“I believe Southern are suggesting that disabled people in England ring up 24 hours in advance of when they want to travel. The whole basis of the industry is ‘step on and go’. The idea that sectors of our community should have to book in advance when others don’t is anathema to me. Everybody should have the same access and rights to get on and off a train.”
Mick Whelan, ASLEF General Secretary
Another likely scenario the driver will have to deal with is an emergency alarm activated by a frightened customer due to fighting on board the service which could result in serious injuries being inflicted. Does the driver:
A) Call for police assistance and remain in the cab for the 10/20/40 minutes it takes for assistance to arrive leaving the disabled, elderly and vulnerable at the mercy of the yobs.
B) Call for police assistance but leave the cab to check on the disabled/elderly/vulnerable customers placing themselves at considerable risk of serious assault.
C) Continue to run the service until reaching a staffed station despite having being made aware that fighting was taking place. Should a customer sustain a serious injury they may take legal action against the driver.
It is clear whatever decision the driver makes will have health/safety consequences for the customers along with safety/legal consequences for the driver. Having a second member of crew on board allows situations such as these to be monitored and action to be taken before the anti social behaviour spirals out of control. Drivers on their own will not be aware until the situation has escalated to a dangerous level placing both themselves and the customers they have responsibility for at serious risk
These and many other similar scenarios caused by fire, terrorism, collision etc., will have to be faced by Drivers should ANY “exceptional circumstances” be agreed which allows DOO to be operated in what was the previous non-DOO area.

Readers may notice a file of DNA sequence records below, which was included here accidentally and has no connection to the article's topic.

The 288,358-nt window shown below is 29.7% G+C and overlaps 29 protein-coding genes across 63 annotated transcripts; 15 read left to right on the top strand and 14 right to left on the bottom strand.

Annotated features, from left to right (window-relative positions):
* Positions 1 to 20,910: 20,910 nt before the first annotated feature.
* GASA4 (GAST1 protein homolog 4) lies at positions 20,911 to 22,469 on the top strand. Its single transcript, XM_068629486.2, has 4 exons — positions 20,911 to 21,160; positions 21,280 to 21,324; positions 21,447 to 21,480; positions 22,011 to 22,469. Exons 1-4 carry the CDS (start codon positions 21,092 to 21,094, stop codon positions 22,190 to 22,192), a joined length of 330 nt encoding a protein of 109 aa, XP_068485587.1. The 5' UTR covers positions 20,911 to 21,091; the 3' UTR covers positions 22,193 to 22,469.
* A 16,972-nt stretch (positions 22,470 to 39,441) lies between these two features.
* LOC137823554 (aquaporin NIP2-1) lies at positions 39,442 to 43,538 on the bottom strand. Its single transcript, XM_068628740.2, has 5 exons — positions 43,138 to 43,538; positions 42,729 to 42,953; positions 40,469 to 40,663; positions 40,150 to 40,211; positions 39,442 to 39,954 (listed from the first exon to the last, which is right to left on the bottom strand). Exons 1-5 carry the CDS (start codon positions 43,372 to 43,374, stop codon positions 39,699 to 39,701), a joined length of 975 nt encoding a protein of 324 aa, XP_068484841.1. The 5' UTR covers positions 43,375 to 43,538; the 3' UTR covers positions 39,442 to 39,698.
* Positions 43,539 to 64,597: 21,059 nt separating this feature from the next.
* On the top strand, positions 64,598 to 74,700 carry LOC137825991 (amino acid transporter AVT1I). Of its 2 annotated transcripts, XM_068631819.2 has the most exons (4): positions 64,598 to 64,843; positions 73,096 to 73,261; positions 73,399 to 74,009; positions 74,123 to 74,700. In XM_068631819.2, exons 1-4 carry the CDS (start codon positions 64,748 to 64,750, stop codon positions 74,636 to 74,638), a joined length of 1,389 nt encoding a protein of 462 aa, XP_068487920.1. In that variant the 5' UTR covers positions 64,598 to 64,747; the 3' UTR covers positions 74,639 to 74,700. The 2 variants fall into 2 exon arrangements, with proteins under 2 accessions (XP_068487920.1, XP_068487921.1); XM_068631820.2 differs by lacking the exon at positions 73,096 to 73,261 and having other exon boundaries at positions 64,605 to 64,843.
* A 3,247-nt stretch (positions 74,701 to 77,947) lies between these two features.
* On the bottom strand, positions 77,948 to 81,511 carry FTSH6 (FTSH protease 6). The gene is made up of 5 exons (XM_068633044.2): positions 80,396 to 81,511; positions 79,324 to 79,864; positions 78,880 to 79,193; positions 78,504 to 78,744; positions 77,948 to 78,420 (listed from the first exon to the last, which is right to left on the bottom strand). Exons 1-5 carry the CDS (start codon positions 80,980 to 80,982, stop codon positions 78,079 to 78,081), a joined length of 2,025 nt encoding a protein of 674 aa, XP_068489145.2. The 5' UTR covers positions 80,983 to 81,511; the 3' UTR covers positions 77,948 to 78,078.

There is no benefit in reducing the list of exceptional circumstances when just one exception would give rise to the afore mentioned scenarios.
“I haven’t seen one company director in the past 20 years who has got a fiduciary responsibility hauled in to the dock, had their job taken away or go to prison for it – but I have seen it happen to guards, platform staff and drivers.”
Mick Whelan, Aslef General Secretary
It would seem outrageous if someone was to suggest that you would only permit a method of operation when circumstances dictated that it was the worst possible time to do so, yet that is the reality of allowing DOO under “exceptional circumstances”. When services and stations are at their busiest, when there is the greatest level of confusion amongst both staff and passengers, when the needs of the disabled elderly and vulnerable are at there greatest, at the very time when having a second person on board is essential to enable the driver to operate the service safely, this is the time the driver is forced to operate the services DOO.
The company’s reason for pursuing this strategy is evident. They will be securing trade union ratification for their DOO operation. Should/when an incident occurs they will point to the fact that the method of operation has been agreed with the union and union members. They will also be successfully implementing the strategy devised by Peter Wilkinson for controlling the rail unions and getting them to “toe the line” thereby providing the conditions for the dismantling of the drivers’ terms and conditions and destaffing the network as demanded by the McNulty Report.
“I am calling on the train companies to stop taking staff off trains and stations, putting profits before passengers , and ensure all of our railway is safe”.
Mick Whelan, ASLEF General Secretary, August 2017
There is however no logic in the union pursuing this strategy unless there is a belief that turkeys really should vote for Christmas. It is a strategy which will not only achieve THE DfT’s GOAL in weakening the unions but will at the same time seriously compromise Safety Accessibility and Security on the network.
IT COULD BE YOUR SON, YOUR DAUGHTER, YOUR MOTHER OR YOUR FATHER, YOUR PARTNER, YOUR HUSBAND OR YOUR WIFE, YOUR FRIEND OR YOUR NEIGHBOUR WHO IS PUT AT RISK BY THE ACCEPTANCE OF ANY DEAL WHICH COMPROMISES RAIL SAFETY.
“Southern says DOO is safe. It isn’t”.
Mick Whelan, ASLEF General Secretary, January 2017
THE ONLY WAY OF ENSURING A SAFE, ACCESSIBLE AND SECURE RAIL SERVICE IS WITH THE GUARANTEE OF A SECOND SAFETY QUALIFIED PERSON ON EVERY SERVICE WORKED BY A CONDUCTOR PRIOR TO AUGUST 2016 – NO EXCEPTIONS.
SUPPORT THE STRIKE ACTION ON THE 3RD AND 5TH OF OCTOBER. IT IS ONLY BY STANDING UNITED THAT WE CAN PROTECT THE INTERESTS OF THE TRAVELLING PUBLIC AND FRONTLINE STAFF.